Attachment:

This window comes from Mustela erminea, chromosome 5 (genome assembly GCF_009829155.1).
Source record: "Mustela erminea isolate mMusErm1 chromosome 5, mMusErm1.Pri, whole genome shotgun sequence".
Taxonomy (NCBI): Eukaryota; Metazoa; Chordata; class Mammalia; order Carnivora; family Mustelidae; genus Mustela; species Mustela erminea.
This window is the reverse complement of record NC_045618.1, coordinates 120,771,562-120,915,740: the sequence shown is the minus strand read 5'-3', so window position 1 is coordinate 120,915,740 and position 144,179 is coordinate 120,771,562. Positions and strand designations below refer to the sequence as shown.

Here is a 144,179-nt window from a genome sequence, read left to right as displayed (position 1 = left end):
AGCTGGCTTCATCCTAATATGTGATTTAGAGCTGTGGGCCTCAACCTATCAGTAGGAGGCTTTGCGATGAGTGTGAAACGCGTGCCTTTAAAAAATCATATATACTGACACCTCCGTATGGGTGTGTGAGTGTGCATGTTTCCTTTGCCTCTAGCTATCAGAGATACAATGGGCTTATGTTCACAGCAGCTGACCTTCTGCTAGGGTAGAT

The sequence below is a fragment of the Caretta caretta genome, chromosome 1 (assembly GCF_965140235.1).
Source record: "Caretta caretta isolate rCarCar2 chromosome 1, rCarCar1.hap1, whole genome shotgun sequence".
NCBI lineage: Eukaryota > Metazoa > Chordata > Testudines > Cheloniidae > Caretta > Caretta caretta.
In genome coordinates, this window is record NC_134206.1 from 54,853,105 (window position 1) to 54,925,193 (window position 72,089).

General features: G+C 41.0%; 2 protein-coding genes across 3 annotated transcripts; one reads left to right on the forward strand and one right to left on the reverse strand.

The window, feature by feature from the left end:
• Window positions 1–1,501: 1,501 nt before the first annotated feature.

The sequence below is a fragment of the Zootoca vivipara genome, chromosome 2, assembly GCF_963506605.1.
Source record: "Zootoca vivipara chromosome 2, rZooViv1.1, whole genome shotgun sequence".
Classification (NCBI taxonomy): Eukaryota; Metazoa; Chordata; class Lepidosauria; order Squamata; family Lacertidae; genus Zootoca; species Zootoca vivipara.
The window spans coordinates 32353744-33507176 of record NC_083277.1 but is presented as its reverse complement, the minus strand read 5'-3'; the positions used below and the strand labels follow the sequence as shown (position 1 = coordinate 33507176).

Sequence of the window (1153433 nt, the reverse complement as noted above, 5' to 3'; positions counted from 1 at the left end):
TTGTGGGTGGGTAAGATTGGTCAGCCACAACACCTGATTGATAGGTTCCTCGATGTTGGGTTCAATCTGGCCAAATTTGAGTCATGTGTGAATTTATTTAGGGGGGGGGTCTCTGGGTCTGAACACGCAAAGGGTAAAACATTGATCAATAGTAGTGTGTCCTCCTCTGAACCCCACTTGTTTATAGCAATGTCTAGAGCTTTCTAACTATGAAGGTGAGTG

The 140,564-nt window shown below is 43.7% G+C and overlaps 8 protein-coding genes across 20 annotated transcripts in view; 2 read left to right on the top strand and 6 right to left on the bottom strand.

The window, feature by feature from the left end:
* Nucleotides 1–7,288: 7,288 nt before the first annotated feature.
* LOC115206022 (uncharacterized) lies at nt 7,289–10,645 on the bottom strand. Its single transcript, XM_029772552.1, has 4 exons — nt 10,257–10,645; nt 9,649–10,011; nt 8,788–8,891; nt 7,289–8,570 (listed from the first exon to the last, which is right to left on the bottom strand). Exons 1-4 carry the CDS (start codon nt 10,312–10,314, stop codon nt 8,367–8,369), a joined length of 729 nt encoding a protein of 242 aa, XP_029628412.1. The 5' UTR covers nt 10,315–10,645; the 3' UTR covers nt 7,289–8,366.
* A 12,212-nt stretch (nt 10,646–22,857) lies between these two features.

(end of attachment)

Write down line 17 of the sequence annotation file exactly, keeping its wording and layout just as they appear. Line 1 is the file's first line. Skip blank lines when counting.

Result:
The window spans coordinates 32353744-33507176 of record NC_083277.1 but is presented as its reverse complement, the minus strand read 5'-3'; the positions used below and the strand labels follow the sequence as shown (position 1 = coordinate 33507176).